Into the programming


Hello, and welcome to Lesson 4 of my tutorial series, “Data Science with Keshav“. To get an overview of what this tutorial series is about, you can check out my another post, Data Science 101. In this part of this tutorial series, we will skip the theories and jump right into the programming section.

You might go through the syllabus and wonder why I skipped some preliminary sections in Calculus and Linear Algebra. It’s just a small twist to our learning path, we will first complete programming sections and in following sections wherever we need concepts of linear algebra and calculus I will introduce useful concepts.

I believe you have your system ready and python installed already. I am assuming you are following along the tutorial series and have the virtualenv installed already too. For a general idea on virtualenv, you can refer to our another article, Python Virtual Environment and Linux User Management, here. We will be using ipython as our workspace. For those of you who are using ubuntu 16.04 you can easily set it up in a virtual environment using the commands below:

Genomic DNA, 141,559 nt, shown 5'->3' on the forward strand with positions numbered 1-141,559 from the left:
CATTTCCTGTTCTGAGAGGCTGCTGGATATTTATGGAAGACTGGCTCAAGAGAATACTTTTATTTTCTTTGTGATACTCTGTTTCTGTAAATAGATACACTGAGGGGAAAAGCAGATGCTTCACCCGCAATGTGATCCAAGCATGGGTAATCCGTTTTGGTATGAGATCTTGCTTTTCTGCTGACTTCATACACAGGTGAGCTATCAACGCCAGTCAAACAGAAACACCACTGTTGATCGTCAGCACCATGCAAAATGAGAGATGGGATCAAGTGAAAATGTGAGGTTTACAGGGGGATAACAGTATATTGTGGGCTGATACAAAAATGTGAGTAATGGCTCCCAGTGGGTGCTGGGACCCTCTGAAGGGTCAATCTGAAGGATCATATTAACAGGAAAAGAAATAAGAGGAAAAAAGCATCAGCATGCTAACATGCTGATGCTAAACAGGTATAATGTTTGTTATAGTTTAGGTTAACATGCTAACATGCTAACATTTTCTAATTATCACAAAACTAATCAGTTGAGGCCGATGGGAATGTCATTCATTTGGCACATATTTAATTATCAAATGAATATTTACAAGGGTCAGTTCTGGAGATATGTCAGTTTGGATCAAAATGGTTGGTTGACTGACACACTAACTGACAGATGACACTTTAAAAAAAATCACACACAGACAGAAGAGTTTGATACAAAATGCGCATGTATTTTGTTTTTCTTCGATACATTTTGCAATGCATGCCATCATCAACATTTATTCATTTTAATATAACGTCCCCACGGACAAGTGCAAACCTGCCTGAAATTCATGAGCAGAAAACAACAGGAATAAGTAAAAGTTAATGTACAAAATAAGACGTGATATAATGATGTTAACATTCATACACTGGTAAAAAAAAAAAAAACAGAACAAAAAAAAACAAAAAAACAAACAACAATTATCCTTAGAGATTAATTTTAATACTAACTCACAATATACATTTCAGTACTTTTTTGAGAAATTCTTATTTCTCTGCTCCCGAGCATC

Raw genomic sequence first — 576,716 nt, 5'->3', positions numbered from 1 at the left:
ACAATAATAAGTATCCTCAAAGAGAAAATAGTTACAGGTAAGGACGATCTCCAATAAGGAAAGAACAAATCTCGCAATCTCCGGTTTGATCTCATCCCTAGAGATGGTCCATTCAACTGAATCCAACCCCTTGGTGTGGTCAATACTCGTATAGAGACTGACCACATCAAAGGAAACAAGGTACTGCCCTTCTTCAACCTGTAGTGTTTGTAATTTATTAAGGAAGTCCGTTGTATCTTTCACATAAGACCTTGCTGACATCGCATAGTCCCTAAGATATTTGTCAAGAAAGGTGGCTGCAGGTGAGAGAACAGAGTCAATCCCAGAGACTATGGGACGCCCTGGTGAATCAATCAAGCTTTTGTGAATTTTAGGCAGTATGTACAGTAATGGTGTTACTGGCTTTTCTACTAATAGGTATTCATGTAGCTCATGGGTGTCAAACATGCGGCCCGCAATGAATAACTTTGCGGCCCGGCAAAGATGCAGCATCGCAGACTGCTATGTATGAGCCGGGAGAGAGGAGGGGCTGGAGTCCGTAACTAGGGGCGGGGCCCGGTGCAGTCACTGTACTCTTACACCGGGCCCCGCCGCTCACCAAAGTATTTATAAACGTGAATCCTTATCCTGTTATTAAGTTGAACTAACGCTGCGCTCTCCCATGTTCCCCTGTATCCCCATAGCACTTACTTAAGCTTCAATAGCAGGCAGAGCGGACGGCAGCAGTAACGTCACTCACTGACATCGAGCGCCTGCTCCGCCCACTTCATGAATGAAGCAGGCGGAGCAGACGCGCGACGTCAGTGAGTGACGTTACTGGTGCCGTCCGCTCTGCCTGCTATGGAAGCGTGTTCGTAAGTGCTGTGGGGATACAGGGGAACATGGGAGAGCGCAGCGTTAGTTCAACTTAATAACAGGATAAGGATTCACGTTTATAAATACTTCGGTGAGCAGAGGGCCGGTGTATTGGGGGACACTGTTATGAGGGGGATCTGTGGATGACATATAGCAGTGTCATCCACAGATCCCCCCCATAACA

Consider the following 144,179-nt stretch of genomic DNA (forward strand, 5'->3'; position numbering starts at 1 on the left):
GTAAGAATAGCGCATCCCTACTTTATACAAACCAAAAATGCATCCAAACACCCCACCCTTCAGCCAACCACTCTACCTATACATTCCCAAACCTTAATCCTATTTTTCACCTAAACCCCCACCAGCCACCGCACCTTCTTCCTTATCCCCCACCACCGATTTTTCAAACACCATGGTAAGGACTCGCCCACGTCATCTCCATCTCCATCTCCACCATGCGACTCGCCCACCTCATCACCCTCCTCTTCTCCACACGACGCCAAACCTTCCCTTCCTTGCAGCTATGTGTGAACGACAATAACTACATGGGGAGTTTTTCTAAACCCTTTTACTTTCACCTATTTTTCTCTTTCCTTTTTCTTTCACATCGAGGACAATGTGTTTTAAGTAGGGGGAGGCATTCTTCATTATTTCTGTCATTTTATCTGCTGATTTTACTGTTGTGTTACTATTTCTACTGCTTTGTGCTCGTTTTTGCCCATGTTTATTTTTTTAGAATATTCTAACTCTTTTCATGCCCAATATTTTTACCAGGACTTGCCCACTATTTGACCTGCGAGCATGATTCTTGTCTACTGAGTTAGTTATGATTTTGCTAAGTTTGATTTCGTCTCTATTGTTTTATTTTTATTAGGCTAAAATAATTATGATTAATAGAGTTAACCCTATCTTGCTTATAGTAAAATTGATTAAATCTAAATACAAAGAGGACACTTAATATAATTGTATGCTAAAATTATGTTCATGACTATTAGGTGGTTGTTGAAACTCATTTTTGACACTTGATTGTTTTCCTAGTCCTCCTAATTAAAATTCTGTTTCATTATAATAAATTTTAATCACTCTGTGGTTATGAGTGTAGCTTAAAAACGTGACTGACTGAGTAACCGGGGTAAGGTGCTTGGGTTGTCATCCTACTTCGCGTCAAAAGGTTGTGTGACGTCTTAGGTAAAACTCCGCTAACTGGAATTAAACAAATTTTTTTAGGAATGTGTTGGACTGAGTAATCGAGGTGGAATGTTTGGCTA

$  cd  ~

$  virtualenv  learningpython

$  source  ~/learningpython/bin/activate

(learningpython) $  pip install ipython

(learningpython) $  ipython

In    [1] :

I want you to stay still and follow me along with this post.

Now without any further delay, I would like to introduce you the wonderful programming language. Yes, we are going to learn python and python is awesome. You will soon know why python is awesome. It will be easier for you to contrast features of python with other programming languages if you are familiar with at least one other programming language. If you are a newbie, believe me, python is by far one of the easiest programming languages to code.